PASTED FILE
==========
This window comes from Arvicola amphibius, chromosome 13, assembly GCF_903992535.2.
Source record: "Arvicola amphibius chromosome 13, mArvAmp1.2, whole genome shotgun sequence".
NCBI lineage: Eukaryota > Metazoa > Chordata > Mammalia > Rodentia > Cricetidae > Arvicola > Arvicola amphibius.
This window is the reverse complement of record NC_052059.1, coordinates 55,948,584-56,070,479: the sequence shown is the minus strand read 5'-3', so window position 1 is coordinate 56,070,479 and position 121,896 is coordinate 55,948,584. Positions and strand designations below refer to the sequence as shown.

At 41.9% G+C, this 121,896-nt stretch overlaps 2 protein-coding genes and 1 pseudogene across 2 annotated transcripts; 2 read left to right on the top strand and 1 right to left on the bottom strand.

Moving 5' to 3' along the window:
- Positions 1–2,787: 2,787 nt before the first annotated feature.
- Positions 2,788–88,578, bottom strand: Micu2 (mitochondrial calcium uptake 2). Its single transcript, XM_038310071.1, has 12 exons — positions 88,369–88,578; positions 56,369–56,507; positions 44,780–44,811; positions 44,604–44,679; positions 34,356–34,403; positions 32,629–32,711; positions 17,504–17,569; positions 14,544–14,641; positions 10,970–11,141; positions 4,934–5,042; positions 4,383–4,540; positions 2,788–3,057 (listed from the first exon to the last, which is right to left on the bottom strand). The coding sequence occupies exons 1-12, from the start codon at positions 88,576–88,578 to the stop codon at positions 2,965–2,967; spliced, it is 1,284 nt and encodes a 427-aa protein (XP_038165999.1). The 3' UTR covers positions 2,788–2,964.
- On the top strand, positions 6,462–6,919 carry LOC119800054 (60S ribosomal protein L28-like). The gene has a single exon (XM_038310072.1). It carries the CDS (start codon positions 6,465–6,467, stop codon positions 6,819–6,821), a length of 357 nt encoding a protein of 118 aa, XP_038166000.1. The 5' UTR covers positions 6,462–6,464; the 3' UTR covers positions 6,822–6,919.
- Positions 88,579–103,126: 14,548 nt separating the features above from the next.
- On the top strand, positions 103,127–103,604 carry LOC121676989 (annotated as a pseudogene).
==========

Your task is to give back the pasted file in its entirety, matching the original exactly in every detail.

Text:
This window comes from Arvicola amphibius, chromosome 13, assembly GCF_903992535.2.
Source record: "Arvicola amphibius chromosome 13, mArvAmp1.2, whole genome shotgun sequence".
NCBI lineage: Eukaryota > Metazoa > Chordata > Mammalia > Rodentia > Cricetidae > Arvicola > Arvicola amphibius.
This window is the reverse complement of record NC_052059.1, coordinates 55,948,584-56,070,479: the sequence shown is the minus strand read 5'-3', so window position 1 is coordinate 56,070,479 and position 121,896 is coordinate 55,948,584. Positions and strand designations below refer to the sequence as shown.

At 41.9% G+C, this 121,896-nt stretch overlaps 2 protein-coding genes and 1 pseudogene across 2 annotated transcripts; 2 read left to right on the top strand and 1 right to left on the bottom strand.

Moving 5' to 3' along the window:
- Positions 1–2,787: 2,787 nt before the first annotated feature.
- Positions 2,788–88,578, bottom strand: Micu2 (mitochondrial calcium uptake 2). Its single transcript, XM_038310071.1, has 12 exons — positions 88,369–88,578; positions 56,369–56,507; positions 44,780–44,811; positions 44,604–44,679; positions 34,356–34,403; positions 32,629–32,711; positions 17,504–17,569; positions 14,544–14,641; positions 10,970–11,141; positions 4,934–5,042; positions 4,383–4,540; positions 2,788–3,057 (listed from the first exon to the last, which is right to left on the bottom strand). The coding sequence occupies exons 1-12, from the start codon at positions 88,576–88,578 to the stop codon at positions 2,965–2,967; spliced, it is 1,284 nt and encodes a 427-aa protein (XP_038165999.1). The 3' UTR covers positions 2,788–2,964.
- On the top strand, positions 6,462–6,919 carry LOC119800054 (60S ribosomal protein L28-like). The gene has a single exon (XM_038310072.1). It carries the CDS (start codon positions 6,465–6,467, stop codon positions 6,819–6,821), a length of 357 nt encoding a protein of 118 aa, XP_038166000.1. The 5' UTR covers positions 6,462–6,464; the 3' UTR covers positions 6,822–6,919.
- Positions 88,579–103,126: 14,548 nt separating the features above from the next.
- On the top strand, positions 103,127–103,604 carry LOC121676989 (annotated as a pseudogene).